Hormone therapy – questions and answers

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Even if information about hormone therapy are diverse and opinions are divided, hormone therapy is still an appropriate option for some women. It have been proved to be effective for treating hot flashes, night sweats, vaginal dryness and therefore it could improve sleep, mood and concentration.

However, most of the drugs included in hormone therapy shows health risks, including the risk of blood clots in the legs or lungs, stroke, breast cancer (especially in combination with estrogen and progesterone) and in older women may appear heart disease.

As such, other options such as exercise, relaxation techniques and avoiding downgraded factors (such as coffee, alcohol and spicy foods) deserves to be tried.


1. Overview
2. Questions for your doctor
3. Which are the benefits of hormone therapy?
4. Which are the risks associated with hormone therapy?
5. Who should consider hormone therapy?

Questions for your doctor

1. Do I suffer from hot flashes or night sweats (that disrupt sleep and affect the quality of life)?

If the answer is positive, hormone therapy can be a good option for you especially if you recently entered menopause. If, however, the only thing annoying is the vaginal dryness, try low-dose estrogen products to be applied locally. They do not have the same absorption system as pills and can be used safely for a longer period of time.

If you are concerned about bone health, try to get enough calcium, vitamin D and doing weight exercises for strengthening bones. Ask your doctor about the medications available to prevent osteoporosis.

2. Because of my general health status hormone therapy is too risky?

Any woman who has a history or high risk of developing breast cancer or ovarian cancer should avoid hormone therapy. The same is true for those with liver or gallbladder disease, or unexplained vaginal bleeding.

If menopause started more than ten years ago or if you have an increased risk of heart disease or stroke, hormone therapy isn’t a good choice for you. If none of these health problems are present, then you are a good candidate for hormone therapy.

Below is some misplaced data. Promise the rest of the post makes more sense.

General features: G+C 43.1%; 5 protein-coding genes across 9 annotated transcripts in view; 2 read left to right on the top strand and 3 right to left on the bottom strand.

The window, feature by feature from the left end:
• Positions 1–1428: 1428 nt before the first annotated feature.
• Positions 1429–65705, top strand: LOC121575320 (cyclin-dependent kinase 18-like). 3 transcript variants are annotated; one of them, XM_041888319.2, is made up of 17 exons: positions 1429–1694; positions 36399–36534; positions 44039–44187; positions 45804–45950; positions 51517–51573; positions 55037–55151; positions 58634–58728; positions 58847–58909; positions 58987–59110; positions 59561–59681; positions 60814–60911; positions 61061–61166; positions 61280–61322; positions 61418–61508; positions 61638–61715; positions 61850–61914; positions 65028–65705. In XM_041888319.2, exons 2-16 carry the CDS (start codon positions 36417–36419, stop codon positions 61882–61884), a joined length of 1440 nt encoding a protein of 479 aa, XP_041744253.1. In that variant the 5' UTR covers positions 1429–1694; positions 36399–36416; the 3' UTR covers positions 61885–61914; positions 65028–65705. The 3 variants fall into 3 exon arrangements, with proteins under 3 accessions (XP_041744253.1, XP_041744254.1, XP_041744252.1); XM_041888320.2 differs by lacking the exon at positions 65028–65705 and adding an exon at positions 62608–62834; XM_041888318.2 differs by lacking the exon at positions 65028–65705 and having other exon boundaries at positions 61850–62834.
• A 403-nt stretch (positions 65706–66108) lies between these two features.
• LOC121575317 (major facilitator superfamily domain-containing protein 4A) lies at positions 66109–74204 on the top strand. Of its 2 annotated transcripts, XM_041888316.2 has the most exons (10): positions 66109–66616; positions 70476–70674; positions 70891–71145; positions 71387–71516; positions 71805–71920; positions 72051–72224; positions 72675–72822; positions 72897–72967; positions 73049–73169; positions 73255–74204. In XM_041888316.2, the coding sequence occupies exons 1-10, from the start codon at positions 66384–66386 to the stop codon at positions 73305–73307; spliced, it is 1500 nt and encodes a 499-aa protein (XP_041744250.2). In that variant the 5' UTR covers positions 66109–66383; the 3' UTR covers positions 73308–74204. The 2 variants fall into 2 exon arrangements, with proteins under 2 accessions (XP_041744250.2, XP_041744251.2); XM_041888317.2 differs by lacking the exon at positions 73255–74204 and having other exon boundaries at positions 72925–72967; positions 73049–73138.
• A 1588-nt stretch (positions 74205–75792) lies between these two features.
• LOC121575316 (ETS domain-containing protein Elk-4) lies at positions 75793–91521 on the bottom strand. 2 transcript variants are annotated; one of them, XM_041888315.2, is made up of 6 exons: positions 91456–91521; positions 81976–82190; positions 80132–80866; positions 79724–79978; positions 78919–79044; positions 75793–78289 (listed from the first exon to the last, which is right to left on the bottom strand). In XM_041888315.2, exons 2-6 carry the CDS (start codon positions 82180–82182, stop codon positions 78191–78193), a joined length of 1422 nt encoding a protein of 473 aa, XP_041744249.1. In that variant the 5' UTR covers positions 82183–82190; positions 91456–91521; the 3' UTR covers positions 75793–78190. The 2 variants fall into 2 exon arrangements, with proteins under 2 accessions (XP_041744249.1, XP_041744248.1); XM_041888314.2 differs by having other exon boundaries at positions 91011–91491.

3. Do you feel comfortable the idea of hormone therapy?

If and only if your symptoms and general health status suggests that hormone therapy is necessary, you should inform and take this decision. Despite society which tends to support the menopause medically, remember that there is a condition characterized by a deficiency of estrogen but rather a natural stage of life.

If you decide to try hormone therapy and risk factors are not involved, hormone therapy should not exceed two to three years and in any case not more than five years.

Which are the benefits of hormone therapy?

Women who choose hormone therapy during natural menopause (non-surgery) usually uses estrogen and progesterone. With it will improve menopausal symptoms.

Women who use estrogen for short-term relief of menopausal symptoms may gain some protection against the following conditions:

- Osteoporosis – Studies have shown that hormone therapy can prevent bone loss that occurs after menopause and decreases the risk of hip fractures associated with osteoporosis.

- Colorectal cancer – research has confirmed that hormone therapy may reduce the risk of colorectal cancer.

- Cardiovascular disease – some information suggests that estrogen may reduce the risk of cardiovascular disease in menopausal years.

For women with incipient natural menopause, estrogen and progestin are prescribed. This is explained by the fact that estrogen without progestin can increase the risk of uterine cancer. In women who experience menopause due to a hysterectomy may be recommended only estrogen.

Which are the risks associated with hormone therapy?

In general, studies have shown that it may increase the risk of serious conditions due to hormone therapy administration.

According to information obtained by researchers through a study on a sample of 10,000 with some extra use of estrogen using, were recorded:

- Over seven cases of heart disease compared to women who received placebo
- Over eight cases of cancer compared to women who used placebo
- Over eight cases of stroke compared to women who used placebo
- Over eight cases of breast cancer compared to women who received placebo
- Over eighteen cases of developing blood clots compared to women taking placebo
- Increased number of abnormal mammograms, especially those false positives.

The study found that there was any increased risk of breast cancer or heart disease among women taking estrogen without progesterone.

Who should consider hormone therapy?

Despite the health risks, estrogen is still the main therapy to treat menopausal symptoms. Most important risk for women who choose hormone therapy is quite low to be accepted by any woman, according to which symptoms she manifests.

Short-term benefits of hormone therapy may outweigh the risks if a person has:
- Severe hot flashes and other menopause symptoms
- Decreased bone mass and intolerance to other treatments
- No results were followed after other treatments
- Present premature menopause or premature ovarian failure
- Women who have premature menopause or premature ovarian failure have other risk compared to women who reach menopause at age 50 years, including:

> appears to lower risk of breast cancer
> higher risk of osteoporosis
> higher risk of coronary heart disease.

In addition, hormone therapy reduces the risk of osteoporosis and the development of blood clots that may occur soon after menopause in young women. For women who reach premature menopause hormone therapy protection benefits are greater than its risks.



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